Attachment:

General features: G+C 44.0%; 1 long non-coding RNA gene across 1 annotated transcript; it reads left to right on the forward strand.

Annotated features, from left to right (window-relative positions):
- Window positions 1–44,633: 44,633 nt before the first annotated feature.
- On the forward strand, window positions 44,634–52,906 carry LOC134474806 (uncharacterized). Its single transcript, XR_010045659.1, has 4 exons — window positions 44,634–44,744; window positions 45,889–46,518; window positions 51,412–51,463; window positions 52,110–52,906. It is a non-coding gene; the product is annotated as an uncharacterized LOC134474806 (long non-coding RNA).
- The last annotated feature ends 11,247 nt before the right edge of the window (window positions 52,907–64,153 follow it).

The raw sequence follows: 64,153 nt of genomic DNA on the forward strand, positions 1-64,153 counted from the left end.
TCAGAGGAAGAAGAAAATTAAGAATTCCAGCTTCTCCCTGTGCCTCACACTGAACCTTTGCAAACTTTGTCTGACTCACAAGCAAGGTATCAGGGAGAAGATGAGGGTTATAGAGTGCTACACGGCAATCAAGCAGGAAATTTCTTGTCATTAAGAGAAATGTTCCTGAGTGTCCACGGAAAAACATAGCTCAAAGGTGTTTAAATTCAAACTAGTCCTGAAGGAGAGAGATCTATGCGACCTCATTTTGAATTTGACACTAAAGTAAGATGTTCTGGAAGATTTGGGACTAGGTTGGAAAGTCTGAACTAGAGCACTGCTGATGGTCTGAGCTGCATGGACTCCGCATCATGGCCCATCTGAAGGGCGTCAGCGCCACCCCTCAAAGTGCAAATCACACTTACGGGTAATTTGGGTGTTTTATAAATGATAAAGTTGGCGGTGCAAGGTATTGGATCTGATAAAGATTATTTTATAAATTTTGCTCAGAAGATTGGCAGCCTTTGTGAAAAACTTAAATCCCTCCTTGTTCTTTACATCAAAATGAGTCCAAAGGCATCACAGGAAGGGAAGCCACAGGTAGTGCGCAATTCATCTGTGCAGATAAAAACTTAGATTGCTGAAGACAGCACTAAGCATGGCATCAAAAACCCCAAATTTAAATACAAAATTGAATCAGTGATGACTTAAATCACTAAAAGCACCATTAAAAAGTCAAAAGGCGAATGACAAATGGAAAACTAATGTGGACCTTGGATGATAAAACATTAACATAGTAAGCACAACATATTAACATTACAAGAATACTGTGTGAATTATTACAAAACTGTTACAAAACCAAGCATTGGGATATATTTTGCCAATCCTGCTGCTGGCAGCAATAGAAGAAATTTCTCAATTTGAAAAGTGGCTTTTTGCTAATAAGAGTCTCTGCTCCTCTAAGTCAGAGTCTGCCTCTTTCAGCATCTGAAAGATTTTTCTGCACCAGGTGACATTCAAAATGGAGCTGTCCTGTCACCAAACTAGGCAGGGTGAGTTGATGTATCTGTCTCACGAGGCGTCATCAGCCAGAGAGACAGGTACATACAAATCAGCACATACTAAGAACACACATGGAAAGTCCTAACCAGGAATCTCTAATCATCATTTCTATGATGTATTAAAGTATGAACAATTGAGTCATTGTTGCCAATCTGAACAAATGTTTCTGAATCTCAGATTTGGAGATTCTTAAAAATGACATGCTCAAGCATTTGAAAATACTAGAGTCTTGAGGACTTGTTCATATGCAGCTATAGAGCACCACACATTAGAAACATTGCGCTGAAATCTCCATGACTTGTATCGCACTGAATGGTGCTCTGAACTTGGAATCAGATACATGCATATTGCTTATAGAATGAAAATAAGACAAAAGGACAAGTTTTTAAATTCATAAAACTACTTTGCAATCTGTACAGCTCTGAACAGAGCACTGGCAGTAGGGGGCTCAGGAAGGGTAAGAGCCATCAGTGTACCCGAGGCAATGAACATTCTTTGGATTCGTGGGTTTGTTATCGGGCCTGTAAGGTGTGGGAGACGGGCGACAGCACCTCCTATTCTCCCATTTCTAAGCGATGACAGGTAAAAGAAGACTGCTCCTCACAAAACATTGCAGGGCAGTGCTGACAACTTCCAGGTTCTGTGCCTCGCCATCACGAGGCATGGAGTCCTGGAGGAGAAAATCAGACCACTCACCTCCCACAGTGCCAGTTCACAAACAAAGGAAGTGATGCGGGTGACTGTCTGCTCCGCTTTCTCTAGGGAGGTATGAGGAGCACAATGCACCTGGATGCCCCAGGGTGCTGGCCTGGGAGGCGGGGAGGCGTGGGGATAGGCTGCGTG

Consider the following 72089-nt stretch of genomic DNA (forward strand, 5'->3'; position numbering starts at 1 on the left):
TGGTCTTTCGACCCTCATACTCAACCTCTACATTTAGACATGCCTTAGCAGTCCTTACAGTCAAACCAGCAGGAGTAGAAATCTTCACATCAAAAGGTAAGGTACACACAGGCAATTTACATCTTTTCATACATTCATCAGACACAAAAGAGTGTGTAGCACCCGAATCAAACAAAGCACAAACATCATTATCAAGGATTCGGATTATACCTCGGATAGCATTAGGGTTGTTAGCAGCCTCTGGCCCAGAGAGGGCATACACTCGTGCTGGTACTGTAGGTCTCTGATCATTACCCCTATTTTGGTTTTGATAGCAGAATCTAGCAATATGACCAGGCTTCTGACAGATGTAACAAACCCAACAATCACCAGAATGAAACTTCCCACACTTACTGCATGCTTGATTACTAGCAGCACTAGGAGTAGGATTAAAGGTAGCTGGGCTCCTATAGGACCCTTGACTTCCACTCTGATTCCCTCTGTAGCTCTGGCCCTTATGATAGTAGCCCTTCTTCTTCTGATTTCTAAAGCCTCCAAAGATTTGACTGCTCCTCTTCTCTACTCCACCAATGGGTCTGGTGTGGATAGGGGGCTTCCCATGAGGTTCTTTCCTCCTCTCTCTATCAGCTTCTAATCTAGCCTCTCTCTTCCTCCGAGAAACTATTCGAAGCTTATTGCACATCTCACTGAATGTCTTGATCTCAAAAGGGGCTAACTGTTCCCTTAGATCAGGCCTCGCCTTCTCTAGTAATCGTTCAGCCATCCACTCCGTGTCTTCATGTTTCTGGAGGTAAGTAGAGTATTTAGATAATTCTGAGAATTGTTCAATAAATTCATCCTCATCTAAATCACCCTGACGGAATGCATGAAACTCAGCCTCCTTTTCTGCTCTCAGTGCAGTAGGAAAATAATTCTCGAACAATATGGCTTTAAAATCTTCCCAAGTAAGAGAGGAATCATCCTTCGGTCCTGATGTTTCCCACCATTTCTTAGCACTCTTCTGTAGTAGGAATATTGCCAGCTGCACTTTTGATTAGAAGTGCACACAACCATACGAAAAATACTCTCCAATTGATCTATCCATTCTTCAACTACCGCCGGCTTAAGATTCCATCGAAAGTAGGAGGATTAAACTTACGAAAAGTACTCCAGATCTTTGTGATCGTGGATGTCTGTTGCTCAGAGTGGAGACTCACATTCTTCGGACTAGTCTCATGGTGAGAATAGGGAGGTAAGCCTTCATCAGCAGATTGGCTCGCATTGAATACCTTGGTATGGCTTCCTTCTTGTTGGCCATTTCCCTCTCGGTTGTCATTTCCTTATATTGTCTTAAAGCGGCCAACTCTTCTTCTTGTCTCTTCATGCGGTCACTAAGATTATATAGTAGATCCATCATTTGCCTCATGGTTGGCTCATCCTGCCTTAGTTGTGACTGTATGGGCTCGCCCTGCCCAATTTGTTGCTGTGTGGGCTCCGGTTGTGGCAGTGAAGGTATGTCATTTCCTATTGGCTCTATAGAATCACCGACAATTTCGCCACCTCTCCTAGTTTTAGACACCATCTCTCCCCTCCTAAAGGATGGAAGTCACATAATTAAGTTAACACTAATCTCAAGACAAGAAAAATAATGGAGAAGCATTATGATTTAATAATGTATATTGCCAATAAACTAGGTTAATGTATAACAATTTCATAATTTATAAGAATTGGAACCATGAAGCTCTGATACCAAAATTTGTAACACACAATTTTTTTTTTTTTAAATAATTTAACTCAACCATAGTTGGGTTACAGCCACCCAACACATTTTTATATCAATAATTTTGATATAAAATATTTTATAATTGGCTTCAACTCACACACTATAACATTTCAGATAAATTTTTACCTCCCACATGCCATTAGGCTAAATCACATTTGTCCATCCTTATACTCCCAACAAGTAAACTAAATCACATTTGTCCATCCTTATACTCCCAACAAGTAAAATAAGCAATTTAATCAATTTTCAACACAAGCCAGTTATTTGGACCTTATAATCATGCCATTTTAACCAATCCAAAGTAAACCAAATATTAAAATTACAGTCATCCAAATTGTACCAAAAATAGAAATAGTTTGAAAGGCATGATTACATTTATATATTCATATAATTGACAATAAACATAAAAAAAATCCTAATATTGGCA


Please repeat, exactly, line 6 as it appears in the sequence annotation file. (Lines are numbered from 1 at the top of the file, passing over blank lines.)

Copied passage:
The raw sequence follows: 64,153 nt of genomic DNA on the forward strand, positions 1-64,153 counted from the left end.